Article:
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Senate votes to strike down White House student loan forgiveness plan

President Biden is expected to veto the measure, which got the support of a handful of his Democratic colleagues.

WASHINGTON (CN) — The Senate on Thursday voted to strike down the Biden administration’s plan to cancel swaths of federal student loans, a move that sends congressional disapproval for the proposal straight to the president’s desk.

Two Democratic lawmakers — West Virginia Senator Joe Manchin and Montana Senator Jon Tester — crossed the aisle to support a Republican-led measure that would roll back the Education Department’s loan forgiveness program it unveiled in October. Arizona Independent Kyrsten Sinema joined in, bringing the final tally in the upper chamber to 52-46.

The measure, which survived a party-line vote in the GOP-controlled House last week, would also require the Department of Education to resume collecting existing student loan payments, a program put in place in 2020 at the start of the Covid-19 pandemic.

While the White House has framed loan forgiveness as a way to ease pressure on economically vulnerable Americans after the tribulations of a global pandemic, Republicans have said the plan would only benefit the wealthy or those with the means to pursue higher education.

Prior to the vote, Senate Minority Leader Mitch McConnell threw his support behind the effort to scuttle student loan forgiveness.

“[Biden’s] student loan socialism would shift hundreds of billions of dollars in debt from high earners who chose to incur it onto the American taxpayers who did not,” the Kentucky Republican wrote Thursday morning.

“This is a win for the Constitution, for those who paid off their student loans, and for those who chose to forgo college,” wrote Tennessee Republican Marsha Blackburn following the vote.

President Biden has already said that he would veto the measure, setting up a possible override vote in Congress if Republicans hope to strike the loan forgiveness program down for good.

Senate Democrats, meanwhile, blasted Republicans Thursday for what they framed as a cold-hearted move against borrowers struggling under the weight of loans.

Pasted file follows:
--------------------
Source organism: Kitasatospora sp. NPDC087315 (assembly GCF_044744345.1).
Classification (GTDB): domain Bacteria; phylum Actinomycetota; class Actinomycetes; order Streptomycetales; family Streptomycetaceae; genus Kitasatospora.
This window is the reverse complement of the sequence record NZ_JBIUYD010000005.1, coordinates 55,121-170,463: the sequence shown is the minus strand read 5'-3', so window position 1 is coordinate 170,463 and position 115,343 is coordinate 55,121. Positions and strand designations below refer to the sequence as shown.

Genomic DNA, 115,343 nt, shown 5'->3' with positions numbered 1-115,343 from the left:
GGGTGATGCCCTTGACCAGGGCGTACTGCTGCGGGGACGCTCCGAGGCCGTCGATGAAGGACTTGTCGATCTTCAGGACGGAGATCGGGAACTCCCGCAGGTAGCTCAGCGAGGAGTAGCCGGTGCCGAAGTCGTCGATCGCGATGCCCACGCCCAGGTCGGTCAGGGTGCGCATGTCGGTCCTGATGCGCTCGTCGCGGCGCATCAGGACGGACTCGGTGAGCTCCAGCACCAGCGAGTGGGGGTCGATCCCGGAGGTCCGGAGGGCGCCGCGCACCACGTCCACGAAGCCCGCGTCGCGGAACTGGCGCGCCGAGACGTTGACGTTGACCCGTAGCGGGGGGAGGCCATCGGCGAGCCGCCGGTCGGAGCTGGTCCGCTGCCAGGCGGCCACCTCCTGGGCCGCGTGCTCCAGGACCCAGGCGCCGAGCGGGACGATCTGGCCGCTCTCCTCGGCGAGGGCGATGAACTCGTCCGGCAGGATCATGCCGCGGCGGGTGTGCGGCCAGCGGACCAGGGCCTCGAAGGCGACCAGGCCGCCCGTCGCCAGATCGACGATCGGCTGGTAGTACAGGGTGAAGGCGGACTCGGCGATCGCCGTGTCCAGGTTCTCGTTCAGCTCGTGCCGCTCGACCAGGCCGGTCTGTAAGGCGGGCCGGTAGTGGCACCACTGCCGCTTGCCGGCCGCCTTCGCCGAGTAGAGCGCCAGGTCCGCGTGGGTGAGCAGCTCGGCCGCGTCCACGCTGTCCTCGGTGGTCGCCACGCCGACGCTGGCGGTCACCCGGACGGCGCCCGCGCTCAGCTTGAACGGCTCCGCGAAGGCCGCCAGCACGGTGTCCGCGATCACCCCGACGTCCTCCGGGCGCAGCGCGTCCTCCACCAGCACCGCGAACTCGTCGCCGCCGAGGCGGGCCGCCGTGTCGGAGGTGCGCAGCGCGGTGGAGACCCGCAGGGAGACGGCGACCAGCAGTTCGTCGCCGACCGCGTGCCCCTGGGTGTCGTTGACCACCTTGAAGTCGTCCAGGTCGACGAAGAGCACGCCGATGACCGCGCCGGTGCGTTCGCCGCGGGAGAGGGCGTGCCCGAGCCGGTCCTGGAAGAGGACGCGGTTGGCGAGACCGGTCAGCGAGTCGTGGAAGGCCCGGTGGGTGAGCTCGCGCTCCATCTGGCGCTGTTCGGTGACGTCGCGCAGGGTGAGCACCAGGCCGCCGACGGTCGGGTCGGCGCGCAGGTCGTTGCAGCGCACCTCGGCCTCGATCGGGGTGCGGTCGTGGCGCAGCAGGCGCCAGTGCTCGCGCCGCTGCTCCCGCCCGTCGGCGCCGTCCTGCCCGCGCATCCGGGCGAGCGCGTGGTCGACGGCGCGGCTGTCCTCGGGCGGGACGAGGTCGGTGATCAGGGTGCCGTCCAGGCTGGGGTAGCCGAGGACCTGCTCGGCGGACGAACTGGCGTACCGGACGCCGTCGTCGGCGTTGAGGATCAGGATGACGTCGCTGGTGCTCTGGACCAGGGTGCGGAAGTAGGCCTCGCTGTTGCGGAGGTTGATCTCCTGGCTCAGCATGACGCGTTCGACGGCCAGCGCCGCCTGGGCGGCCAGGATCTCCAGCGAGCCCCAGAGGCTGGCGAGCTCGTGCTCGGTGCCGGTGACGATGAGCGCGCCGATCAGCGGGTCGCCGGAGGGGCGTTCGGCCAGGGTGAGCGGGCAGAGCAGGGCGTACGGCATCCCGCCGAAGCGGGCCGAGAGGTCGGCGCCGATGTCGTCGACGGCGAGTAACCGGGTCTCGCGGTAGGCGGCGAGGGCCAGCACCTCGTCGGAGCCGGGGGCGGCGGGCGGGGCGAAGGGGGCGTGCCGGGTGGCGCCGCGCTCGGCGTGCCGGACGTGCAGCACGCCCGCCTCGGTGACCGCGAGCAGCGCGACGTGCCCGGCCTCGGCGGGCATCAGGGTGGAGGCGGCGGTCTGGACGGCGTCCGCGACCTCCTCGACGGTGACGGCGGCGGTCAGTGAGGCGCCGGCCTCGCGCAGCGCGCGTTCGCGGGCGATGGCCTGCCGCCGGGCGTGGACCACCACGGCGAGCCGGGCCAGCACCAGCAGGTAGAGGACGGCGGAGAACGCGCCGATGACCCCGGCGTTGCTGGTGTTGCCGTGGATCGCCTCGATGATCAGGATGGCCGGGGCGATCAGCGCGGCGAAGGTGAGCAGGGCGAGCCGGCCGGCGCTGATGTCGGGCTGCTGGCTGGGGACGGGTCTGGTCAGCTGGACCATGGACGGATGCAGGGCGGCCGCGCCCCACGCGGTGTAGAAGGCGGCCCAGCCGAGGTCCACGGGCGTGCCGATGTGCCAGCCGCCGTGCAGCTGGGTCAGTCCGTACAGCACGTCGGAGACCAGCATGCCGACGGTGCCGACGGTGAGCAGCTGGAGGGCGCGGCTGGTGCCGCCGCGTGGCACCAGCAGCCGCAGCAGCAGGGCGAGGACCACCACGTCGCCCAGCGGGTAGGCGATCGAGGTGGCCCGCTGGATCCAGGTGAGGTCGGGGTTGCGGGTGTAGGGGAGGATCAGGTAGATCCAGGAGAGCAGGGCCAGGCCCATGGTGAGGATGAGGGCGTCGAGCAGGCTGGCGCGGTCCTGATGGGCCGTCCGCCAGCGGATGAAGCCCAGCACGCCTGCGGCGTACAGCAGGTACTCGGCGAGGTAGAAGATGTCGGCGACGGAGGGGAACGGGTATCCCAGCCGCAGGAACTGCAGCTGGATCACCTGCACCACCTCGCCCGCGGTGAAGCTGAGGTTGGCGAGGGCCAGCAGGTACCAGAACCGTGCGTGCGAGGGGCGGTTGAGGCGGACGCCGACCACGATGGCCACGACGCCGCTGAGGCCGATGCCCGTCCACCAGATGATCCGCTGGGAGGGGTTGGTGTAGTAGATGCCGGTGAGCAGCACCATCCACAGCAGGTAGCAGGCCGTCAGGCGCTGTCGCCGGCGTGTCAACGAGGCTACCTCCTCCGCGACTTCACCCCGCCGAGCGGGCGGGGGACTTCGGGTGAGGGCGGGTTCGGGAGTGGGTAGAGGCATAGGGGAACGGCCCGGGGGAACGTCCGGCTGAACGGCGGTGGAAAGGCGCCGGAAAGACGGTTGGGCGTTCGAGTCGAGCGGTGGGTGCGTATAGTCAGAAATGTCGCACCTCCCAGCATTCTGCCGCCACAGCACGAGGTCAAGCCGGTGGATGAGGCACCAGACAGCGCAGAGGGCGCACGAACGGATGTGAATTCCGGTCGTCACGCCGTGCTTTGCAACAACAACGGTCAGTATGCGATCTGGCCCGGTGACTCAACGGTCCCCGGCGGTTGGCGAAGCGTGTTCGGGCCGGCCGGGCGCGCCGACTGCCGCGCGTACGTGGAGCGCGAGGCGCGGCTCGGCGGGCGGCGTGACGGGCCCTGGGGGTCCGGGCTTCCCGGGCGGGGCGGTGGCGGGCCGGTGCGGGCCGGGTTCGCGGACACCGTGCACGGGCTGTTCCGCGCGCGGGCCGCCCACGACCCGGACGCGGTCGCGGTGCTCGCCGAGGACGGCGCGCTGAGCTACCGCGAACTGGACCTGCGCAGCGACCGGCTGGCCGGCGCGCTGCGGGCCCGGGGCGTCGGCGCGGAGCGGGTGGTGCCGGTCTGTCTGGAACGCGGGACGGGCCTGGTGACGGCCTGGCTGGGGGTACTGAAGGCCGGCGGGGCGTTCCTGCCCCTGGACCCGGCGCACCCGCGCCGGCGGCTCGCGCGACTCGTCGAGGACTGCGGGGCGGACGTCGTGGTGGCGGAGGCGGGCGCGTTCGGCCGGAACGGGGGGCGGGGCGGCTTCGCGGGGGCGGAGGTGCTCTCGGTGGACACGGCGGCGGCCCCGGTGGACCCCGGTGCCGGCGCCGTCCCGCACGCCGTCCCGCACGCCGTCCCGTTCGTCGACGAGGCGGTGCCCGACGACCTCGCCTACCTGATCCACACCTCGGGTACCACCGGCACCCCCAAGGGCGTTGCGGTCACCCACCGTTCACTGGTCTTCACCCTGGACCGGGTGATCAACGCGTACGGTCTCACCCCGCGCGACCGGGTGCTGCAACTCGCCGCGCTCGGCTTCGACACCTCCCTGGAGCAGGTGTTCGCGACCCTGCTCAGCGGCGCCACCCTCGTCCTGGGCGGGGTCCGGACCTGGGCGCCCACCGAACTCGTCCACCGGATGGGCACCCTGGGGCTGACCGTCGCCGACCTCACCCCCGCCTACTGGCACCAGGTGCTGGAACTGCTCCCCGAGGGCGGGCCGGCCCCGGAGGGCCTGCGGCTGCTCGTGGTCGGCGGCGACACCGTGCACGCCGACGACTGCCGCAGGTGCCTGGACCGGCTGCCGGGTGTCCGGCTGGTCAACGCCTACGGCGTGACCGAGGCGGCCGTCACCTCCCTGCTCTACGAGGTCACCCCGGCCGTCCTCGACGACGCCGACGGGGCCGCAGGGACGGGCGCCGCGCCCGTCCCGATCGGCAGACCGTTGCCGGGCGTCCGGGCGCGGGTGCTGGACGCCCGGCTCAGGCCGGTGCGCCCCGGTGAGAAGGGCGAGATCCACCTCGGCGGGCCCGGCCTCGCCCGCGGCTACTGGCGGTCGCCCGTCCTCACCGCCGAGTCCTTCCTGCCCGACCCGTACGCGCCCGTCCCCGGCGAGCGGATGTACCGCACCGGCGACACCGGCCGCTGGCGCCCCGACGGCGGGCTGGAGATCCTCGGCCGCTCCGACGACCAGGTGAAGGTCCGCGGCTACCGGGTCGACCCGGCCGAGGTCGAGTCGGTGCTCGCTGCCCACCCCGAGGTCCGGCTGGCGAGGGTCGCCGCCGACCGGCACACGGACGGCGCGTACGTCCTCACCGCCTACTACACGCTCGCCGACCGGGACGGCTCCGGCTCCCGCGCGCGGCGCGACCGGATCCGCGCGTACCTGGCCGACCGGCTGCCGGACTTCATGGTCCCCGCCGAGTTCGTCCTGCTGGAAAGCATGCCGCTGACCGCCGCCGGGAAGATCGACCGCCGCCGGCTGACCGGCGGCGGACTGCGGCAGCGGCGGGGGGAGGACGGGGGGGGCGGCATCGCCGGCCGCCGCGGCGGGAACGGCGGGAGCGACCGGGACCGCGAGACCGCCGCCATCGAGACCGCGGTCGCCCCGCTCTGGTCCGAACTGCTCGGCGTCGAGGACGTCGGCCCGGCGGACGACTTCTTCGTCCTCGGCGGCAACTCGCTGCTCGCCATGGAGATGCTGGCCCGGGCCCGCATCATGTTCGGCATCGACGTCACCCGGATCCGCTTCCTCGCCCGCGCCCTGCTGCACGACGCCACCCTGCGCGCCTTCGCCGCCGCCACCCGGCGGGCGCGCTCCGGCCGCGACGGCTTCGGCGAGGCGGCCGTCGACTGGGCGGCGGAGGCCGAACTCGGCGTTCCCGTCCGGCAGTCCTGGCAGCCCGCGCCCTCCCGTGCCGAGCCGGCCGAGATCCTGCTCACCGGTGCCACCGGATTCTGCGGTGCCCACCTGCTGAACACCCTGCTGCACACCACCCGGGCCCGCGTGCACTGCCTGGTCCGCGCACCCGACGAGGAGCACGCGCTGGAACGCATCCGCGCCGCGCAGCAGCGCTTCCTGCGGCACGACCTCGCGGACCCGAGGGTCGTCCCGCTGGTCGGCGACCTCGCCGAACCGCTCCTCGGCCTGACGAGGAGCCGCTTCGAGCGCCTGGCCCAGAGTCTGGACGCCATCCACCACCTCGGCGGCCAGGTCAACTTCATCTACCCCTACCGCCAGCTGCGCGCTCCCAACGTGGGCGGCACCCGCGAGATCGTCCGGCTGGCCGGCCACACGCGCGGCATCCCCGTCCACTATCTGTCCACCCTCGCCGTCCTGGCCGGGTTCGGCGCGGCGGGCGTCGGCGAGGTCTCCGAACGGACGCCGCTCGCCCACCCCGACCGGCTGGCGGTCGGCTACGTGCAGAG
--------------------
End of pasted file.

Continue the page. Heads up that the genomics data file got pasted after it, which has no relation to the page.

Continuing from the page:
Massachusetts Democrat Elizabeth Warren framed the proposed disapproval measure as a plan to force millions of Americans to pay back paused student loans. “It’s shameful,” the lawmaker tweeted. “Thankfully we have President Biden who cares about working people & will veto this.”

Illinois Senator Dick Durbin, the Senate majority whip, said he was disappointed, but not surprised, that Republicans had voted to do away with the loan forgiveness program.

“Tens of millions of Americans are plagued by student loan debt,” Durbin said. “Now, Republicans refuse to give these borrowers a break.”

The Department of Education in October began accepting applications for its student loan forgiveness program. Once approved, applicants who hold federal Pell grants would be eligible for up to $20,000 in loan cancellations and borrowers with other types of federal debt could get up to $10,000 in forgiveness.

Even if the Education Department’s loan forgiveness program survives congressional oversight, the jury is still out on whether borrowers will see their loans canceled. The Supreme Court is expected as early as this month to rule on two separate cases challenging the government’s authority to implement such a plan. President Biden has left open the possibility that loan forgiveness may not come to fruition.

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Categories / Education, Government, National, Politics

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